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For battered immigrant women, fear of deportation becomes abusers’ weapon

February 10, 2012 (1 min read)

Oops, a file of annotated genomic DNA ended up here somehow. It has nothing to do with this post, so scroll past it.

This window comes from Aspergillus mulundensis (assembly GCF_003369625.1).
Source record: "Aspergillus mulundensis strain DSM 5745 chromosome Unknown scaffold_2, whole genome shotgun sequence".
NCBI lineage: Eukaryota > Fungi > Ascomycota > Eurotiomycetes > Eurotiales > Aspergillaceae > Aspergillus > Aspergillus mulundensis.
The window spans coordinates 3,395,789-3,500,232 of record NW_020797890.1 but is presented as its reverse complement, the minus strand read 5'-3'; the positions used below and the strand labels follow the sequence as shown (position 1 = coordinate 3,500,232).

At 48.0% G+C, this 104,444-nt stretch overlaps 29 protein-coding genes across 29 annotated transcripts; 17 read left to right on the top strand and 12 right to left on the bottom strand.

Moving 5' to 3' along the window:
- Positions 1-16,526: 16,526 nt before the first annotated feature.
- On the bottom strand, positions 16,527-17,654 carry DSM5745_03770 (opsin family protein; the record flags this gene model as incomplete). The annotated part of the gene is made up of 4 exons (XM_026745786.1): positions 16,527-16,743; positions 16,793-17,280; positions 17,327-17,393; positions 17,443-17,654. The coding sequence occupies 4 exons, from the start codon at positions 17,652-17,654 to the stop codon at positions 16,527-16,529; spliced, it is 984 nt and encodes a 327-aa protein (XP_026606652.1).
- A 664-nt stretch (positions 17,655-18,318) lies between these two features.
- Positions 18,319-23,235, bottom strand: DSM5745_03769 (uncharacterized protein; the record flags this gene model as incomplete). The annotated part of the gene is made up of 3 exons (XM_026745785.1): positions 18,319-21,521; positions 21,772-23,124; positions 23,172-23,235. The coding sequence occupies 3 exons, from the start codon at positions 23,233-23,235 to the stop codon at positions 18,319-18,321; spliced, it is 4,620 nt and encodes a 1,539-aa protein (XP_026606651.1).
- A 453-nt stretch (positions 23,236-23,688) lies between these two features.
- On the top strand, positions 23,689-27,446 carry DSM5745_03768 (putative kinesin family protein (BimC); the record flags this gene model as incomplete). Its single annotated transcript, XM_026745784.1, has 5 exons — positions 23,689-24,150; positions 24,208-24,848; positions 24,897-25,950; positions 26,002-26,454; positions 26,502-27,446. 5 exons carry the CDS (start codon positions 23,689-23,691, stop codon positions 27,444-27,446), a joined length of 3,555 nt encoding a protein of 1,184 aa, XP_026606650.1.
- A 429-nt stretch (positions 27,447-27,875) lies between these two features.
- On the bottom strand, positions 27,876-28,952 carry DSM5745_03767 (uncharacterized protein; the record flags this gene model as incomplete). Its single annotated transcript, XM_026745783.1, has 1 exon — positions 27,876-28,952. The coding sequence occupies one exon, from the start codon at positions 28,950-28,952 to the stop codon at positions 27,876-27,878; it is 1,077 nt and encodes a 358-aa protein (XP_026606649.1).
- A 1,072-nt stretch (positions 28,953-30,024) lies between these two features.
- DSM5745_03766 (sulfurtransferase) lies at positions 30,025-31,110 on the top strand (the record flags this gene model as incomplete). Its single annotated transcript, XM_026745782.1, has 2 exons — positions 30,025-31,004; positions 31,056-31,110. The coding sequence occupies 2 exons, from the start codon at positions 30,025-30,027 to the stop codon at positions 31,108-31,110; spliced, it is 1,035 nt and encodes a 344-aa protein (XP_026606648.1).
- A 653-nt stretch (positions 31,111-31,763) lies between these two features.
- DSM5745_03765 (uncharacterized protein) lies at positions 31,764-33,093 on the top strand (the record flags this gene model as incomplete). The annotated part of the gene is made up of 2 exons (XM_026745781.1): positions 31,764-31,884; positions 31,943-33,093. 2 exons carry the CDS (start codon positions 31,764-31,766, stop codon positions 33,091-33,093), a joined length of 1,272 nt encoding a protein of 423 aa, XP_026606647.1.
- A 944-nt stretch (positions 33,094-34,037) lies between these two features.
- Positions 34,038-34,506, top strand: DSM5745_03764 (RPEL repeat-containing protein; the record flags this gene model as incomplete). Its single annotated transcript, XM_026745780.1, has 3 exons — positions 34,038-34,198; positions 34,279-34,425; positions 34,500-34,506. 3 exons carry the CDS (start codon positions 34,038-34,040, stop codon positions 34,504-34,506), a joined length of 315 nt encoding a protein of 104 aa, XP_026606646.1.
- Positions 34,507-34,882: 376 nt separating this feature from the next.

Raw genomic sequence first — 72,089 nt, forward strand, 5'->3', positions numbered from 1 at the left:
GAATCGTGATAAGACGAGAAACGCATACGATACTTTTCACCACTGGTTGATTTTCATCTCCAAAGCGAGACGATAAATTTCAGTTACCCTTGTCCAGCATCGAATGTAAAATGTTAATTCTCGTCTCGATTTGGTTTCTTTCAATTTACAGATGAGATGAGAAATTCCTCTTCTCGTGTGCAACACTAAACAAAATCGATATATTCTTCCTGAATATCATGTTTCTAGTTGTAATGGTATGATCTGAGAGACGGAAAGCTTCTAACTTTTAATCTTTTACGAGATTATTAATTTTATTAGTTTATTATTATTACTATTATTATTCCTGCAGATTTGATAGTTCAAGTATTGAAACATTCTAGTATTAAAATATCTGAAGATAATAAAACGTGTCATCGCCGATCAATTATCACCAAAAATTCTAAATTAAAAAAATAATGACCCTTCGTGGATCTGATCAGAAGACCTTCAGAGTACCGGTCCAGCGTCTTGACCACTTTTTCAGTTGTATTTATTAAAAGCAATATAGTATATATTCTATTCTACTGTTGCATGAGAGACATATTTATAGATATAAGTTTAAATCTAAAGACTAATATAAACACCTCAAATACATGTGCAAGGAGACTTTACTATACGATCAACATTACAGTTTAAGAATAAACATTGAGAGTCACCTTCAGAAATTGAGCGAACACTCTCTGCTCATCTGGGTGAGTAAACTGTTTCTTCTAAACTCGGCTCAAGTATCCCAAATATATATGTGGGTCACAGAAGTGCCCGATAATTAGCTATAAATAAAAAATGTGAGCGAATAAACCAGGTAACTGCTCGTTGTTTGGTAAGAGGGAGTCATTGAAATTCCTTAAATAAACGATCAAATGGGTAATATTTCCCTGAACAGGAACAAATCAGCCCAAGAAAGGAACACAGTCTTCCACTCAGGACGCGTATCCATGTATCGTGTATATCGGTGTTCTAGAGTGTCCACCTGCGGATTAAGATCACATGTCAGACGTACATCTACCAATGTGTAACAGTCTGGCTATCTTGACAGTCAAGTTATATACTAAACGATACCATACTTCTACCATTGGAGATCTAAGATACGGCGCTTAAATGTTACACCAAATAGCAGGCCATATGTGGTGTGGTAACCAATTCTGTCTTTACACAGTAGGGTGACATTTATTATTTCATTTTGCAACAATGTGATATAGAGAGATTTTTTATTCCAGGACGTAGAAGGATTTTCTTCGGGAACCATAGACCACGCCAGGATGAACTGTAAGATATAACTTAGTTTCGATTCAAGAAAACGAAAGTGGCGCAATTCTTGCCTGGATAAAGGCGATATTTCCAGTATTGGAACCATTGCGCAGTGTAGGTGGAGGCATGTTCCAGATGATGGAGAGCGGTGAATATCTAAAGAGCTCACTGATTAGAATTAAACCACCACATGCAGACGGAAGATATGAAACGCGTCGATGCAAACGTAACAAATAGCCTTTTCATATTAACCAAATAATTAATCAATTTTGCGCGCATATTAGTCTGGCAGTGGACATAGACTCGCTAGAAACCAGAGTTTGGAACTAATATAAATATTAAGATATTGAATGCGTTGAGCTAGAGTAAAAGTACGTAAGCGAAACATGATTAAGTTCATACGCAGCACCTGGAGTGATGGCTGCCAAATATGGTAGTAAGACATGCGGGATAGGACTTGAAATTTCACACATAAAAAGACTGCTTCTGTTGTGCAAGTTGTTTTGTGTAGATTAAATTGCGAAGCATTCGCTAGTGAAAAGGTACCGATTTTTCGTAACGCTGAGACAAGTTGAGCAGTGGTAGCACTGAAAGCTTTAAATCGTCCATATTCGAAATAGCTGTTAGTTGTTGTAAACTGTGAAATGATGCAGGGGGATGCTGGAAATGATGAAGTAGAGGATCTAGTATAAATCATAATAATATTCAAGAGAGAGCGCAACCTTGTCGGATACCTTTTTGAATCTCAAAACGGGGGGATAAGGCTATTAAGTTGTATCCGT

"In the past decade, several new laws have allowed abused foreign-born women, including those who entered the United States illegally and those whose immigration status depends on their spouse, to obtain legal residency on their own.  Lawyers at two area nonprofit legal agencies, Ayuda in Takoma Park and the Tahirih Justice Center in Arlington County, said that in the past several years, they have helped hundreds of foreign-born women win the right to remain in the United States after they were able to prove to immigration authorities that they had been abused or assaulted by a boyfriend, husband, employer or acquaintance.  But, the lawyers said, a far larger number of abused immigrant women — especially those who entered illegally — never find out that they are entitled to such relief. Instead, they remain isolated and trapped in a terrible dilemma: afraid of men who subject them to emotional and physical harm, yet equally afraid of the consequences of turning them in." - Pamela Constable, Washington Post, Feb. 8, 2012.